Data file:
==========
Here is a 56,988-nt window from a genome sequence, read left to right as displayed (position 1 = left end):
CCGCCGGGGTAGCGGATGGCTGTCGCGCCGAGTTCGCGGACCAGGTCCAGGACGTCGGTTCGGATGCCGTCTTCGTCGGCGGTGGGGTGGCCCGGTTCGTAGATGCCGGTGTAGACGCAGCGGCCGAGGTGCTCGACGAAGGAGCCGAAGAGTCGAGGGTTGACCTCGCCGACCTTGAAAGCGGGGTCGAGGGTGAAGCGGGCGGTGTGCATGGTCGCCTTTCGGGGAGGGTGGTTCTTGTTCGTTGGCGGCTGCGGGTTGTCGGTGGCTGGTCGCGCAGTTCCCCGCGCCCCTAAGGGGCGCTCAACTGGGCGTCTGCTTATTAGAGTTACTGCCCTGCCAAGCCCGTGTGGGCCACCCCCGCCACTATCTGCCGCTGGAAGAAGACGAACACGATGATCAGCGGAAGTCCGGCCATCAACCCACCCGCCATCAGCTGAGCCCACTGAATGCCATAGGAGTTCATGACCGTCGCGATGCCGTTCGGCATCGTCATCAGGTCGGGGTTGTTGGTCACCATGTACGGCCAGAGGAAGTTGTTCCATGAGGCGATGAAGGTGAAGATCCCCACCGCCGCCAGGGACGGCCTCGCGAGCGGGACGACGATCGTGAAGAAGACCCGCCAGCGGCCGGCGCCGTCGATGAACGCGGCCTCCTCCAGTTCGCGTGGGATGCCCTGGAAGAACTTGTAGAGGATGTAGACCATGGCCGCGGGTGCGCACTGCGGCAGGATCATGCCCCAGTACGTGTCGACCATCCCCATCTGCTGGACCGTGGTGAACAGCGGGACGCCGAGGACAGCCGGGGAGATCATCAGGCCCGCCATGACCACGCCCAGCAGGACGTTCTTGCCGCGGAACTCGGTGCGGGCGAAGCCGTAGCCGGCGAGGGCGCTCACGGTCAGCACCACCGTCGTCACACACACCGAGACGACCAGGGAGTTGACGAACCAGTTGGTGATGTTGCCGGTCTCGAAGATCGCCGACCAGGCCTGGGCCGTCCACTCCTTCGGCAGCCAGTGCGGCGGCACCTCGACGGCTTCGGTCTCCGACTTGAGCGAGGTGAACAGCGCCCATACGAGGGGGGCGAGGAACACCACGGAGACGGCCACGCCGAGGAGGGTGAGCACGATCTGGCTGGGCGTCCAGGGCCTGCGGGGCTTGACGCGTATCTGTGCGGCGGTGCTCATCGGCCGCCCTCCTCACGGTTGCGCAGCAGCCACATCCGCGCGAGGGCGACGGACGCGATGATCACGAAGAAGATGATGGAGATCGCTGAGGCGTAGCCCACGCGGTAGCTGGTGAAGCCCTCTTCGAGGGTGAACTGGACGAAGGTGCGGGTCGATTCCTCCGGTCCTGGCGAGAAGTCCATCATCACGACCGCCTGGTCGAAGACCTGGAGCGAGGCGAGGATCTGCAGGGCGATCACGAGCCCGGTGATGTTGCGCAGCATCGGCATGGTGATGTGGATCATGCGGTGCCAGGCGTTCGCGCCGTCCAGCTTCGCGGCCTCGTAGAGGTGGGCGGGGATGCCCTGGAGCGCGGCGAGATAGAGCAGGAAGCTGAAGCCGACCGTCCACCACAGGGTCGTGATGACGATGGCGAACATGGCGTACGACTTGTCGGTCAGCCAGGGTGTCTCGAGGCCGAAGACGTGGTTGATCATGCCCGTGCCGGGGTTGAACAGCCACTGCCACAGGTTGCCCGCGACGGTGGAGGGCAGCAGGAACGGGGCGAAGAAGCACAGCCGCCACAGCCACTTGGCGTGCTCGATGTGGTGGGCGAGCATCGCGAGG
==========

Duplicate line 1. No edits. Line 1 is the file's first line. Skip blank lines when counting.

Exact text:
Here is a 56,988-nt window from a genome sequence, read left to right as displayed (position 1 = left end):